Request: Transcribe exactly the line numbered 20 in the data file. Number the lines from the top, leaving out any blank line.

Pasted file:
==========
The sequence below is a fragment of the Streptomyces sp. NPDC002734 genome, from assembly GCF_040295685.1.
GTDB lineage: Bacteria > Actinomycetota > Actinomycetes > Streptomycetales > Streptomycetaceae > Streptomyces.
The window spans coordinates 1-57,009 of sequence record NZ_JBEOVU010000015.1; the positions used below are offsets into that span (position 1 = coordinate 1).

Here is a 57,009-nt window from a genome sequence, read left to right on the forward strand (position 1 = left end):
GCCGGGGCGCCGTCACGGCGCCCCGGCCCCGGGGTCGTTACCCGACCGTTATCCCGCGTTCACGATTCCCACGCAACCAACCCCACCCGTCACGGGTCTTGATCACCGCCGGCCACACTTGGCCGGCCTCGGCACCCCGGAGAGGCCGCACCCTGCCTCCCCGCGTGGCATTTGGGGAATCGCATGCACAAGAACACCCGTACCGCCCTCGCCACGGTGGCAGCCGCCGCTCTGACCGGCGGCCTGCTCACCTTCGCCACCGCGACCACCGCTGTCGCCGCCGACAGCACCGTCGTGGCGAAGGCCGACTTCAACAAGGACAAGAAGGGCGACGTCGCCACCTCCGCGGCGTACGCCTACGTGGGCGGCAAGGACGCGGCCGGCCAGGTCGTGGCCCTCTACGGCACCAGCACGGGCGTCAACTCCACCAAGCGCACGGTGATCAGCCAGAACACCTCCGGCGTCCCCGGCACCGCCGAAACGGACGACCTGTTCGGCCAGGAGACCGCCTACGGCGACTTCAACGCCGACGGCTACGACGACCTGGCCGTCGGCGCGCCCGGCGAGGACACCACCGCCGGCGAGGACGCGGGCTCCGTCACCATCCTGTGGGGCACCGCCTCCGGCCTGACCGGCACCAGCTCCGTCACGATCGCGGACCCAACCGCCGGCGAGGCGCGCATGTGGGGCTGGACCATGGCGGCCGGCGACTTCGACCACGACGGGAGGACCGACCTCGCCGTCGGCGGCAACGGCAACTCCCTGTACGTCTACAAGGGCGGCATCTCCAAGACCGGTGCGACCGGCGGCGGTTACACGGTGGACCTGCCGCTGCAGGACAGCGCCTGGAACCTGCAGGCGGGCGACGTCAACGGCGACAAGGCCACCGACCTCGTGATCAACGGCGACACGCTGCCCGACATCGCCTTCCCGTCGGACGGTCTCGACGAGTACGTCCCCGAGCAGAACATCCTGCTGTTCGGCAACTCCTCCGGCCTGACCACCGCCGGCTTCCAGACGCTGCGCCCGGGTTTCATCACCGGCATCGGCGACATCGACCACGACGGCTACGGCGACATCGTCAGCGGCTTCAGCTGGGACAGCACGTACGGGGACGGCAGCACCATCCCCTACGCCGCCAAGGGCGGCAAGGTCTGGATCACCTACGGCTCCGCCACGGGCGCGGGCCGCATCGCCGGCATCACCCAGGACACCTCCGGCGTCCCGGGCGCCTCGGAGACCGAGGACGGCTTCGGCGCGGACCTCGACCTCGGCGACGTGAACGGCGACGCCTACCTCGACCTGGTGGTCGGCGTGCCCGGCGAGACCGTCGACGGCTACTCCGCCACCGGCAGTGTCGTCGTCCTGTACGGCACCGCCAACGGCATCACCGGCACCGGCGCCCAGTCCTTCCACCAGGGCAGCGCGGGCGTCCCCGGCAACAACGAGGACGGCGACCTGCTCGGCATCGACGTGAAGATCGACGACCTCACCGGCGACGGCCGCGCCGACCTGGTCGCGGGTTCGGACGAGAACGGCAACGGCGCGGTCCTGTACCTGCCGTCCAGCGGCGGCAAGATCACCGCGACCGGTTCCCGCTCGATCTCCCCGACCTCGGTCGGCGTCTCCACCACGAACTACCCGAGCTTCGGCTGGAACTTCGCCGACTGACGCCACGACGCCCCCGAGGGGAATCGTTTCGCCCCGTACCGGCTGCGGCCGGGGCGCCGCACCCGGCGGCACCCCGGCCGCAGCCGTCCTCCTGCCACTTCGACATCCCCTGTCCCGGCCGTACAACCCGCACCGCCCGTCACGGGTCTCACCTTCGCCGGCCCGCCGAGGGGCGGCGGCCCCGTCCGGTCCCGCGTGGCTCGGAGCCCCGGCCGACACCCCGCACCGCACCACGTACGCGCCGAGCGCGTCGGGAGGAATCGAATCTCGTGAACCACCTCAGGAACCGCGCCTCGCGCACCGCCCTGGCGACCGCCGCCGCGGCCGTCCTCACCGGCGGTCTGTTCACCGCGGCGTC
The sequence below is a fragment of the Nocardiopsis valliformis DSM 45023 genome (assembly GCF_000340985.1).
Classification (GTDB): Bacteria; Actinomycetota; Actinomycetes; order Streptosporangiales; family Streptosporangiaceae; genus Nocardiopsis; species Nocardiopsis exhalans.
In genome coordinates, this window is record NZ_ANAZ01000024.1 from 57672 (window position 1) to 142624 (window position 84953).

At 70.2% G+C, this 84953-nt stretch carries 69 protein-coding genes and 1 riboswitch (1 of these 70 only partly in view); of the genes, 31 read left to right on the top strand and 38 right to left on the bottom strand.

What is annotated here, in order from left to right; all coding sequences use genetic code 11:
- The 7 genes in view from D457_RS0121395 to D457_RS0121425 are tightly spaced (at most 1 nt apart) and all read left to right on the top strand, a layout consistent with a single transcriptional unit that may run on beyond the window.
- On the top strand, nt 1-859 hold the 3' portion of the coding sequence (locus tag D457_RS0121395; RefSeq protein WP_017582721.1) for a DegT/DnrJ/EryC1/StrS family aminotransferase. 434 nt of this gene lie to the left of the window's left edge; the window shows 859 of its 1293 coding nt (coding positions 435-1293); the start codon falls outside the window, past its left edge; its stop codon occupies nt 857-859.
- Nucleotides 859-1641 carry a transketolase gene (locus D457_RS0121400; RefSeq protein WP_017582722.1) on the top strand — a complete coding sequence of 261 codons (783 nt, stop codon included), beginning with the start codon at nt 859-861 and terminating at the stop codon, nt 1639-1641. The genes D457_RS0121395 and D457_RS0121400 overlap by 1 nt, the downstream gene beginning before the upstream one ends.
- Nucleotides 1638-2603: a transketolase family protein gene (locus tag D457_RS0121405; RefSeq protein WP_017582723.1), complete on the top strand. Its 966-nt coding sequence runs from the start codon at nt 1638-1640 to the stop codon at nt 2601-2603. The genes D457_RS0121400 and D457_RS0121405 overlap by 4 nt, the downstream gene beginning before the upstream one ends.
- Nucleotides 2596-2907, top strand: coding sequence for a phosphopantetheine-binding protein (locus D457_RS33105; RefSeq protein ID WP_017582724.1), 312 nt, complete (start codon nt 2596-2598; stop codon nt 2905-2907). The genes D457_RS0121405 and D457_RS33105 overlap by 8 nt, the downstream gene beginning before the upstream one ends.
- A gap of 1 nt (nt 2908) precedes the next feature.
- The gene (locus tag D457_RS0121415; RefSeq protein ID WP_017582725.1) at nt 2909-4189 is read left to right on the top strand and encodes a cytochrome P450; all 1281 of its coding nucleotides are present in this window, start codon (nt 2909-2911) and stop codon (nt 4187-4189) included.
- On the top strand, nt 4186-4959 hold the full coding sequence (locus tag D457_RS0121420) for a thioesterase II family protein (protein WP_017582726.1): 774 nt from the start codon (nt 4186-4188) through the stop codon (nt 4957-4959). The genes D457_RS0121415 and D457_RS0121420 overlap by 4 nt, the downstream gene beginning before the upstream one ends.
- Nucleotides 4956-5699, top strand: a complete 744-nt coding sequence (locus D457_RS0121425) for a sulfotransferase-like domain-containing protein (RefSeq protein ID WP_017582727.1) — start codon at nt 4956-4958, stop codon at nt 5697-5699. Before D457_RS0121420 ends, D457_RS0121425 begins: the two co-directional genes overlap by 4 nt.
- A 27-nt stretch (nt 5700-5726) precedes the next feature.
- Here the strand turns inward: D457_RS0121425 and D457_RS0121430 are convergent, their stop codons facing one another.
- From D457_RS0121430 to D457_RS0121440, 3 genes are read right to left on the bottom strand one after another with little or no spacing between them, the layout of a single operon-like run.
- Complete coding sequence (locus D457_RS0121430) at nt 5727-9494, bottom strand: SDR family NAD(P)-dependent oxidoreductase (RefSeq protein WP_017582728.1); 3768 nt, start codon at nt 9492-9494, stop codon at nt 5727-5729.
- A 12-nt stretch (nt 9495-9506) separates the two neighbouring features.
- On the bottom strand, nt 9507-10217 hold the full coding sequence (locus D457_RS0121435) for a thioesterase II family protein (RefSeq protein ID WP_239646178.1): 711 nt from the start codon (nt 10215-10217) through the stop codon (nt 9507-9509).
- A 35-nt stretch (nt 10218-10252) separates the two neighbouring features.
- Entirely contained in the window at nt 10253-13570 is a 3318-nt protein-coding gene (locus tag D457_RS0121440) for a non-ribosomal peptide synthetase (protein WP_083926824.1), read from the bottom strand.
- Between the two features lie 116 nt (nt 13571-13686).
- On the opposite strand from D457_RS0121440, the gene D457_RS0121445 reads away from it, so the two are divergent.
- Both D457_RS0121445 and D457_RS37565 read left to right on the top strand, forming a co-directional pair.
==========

- A 27-nt stretch (nt 5700-5726) precedes the next feature.